The Japan Foundation Touring Film Programme 2021 (Part 1)

The Japan Foundation Touring Film Programme 2021
This is My Place: Carving out a sense of existence and belonging in Japanese Cinema

Bringing contemporary, classic, documentary and anime features every year to all parts of the UK, out of necessity the Japan Foundation Touring Film Programme went online for the first time in 2021 and showed all its films for free. Despite registration and other technical measures having to be put in place to ensure rights protection, the process worked fantastically well and brought to a wider audience another fine selection of international cinema that otherwise would be difficult to see. It also provided an opportunity to attend some informative Zoom conference talks with directors on their films and on the themes they approach in their work, giving some idea of where they fit in the diverse world of contemporary Japanese cinema.

That tied in well with the theme of the 2021 JFTFP, This is My Place: Carving out a sense of existence and belonging in Japanese Cinema. It’s another universal and important theme – all the more so in the current difficult circumstances we are all currently living under – and typically, the selection of films approached this in a wide variety of ways. Some took on that perennial theme in Japanese cinema of young people trying to find their place in a changing world where hierarchical and traditional structures are inflexible – and finding new and original ways to do so – but others looked at other groups of people and individuals struggling with other bonds, conventions and expectations to discover and live their own lives.

Director: MARIKO Tetsuya
Cast: IKEMATSU Sosuke, AOI Yu

In one of the JFTFP talks organised alongside this year’s screenings, director Tetsuya Mariko noted that he was tired of minimalist, everyday life cinema prevalent in Japan at the moment and wanted to shake things up a bit. He already did that with his last film Destruction Babies, and he certainly carries that sense of pent-up rage – or perhaps not so much pent-up rage as full-blown violence – through to his latest thrilling film, Miyamoto.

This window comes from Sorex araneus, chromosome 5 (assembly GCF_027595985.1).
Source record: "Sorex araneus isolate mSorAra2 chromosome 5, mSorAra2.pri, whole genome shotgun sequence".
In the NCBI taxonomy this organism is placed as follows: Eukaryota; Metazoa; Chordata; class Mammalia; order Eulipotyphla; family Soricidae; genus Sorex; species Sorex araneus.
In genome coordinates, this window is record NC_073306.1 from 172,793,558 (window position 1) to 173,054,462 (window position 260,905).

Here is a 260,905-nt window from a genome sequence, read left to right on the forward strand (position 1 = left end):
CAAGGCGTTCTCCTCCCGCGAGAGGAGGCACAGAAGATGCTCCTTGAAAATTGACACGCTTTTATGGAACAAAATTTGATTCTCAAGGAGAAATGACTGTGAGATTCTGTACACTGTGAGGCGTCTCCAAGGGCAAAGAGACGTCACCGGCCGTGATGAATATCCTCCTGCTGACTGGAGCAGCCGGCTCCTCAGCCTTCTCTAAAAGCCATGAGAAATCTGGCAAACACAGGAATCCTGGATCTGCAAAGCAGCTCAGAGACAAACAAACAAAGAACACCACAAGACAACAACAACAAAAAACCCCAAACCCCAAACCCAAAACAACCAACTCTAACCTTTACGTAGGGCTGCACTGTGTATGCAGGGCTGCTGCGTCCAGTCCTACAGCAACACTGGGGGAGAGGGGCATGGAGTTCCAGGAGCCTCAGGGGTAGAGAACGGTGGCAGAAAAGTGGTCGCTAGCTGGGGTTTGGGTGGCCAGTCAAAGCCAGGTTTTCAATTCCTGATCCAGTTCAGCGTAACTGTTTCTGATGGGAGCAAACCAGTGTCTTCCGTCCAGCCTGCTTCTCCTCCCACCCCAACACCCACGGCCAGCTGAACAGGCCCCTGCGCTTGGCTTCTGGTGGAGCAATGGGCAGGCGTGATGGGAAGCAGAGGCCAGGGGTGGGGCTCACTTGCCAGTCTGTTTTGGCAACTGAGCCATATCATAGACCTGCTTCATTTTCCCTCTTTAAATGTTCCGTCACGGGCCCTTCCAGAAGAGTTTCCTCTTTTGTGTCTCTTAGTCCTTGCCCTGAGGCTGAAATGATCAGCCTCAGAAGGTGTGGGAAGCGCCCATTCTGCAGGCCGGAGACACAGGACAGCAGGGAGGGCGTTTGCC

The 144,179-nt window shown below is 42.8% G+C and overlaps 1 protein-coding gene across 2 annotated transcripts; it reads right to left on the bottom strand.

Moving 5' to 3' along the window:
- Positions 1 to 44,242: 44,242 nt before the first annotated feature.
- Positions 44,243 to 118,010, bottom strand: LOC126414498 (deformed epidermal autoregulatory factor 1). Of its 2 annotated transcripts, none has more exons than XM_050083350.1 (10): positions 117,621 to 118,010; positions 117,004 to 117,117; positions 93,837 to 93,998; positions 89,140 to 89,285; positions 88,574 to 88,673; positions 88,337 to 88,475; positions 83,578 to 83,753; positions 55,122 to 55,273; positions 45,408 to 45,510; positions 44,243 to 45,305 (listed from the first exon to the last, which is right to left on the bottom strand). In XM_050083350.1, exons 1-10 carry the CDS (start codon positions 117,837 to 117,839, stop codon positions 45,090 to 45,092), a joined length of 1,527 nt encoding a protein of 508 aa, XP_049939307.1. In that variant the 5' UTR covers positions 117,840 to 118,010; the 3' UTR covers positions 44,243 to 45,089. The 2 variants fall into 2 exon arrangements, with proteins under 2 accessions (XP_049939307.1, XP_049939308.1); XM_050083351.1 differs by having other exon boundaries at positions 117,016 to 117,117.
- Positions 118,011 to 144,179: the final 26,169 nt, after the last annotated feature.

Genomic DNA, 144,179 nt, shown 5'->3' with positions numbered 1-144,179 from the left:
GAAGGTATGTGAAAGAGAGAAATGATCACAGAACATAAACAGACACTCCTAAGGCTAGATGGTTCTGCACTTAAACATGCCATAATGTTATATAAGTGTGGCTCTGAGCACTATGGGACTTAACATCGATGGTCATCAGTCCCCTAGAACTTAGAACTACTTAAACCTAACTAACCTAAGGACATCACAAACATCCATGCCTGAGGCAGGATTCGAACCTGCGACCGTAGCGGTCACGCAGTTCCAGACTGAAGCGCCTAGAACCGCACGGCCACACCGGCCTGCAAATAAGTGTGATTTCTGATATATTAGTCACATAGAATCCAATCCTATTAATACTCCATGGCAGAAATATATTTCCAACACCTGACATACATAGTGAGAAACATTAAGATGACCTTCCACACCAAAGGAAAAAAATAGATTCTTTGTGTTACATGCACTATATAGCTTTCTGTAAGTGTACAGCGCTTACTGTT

The theme of young people struggling under social pressures, work commitments, to tradition and the need to conform in order to make the successful transition to adulthood is a common one, and in fact, the source for Miyamoto is a manga that was popular 20 years ago, ‘Miyamoto kara kimi he‘ by Hideki Arai. Mariko’s adaptation, first as a TV series and extended out into a feature film, shows that the themes are still relevant today, and the director certainly captures a sense of the freshness and energy of a manga in a hard-hitting film that is far from the formal conventional cinematic style.

There are more than few hard-hitting punches thrown literally and metaphorically at Hiroshi Miyamoto. At the start of the film we see him battered, bruised, missing a few teeth having been in a fight that has apparently left his opponent in hospital. Definitely a case of you should see the other guy (and believe me, you will!). Miyamoto is in trouble at work, his parents aren’t amused when he brings back his girlfriend Yasuko to tell them they are getting married and that she is pregnant. Either Miyamoto is uncontrollable, or life has spun out of his control.

The truth is that it’s a bit of both. Miyamoto is trying to protect Yasuko from a violent partner, and is trying to correct an injustice against her. But is he up to it? Although the situations in Miyamoto tend towards extreme and exaggeration, as is often the case in manga derived material and anime, there’s a sense that the style taps deeper into something real that is felt by its young characters. Knowing when to cut loose and when to step back and toe the line isn’t always easy, and Tetsuya Mariko’s film shows just how much of an impact that can have on people’s lives.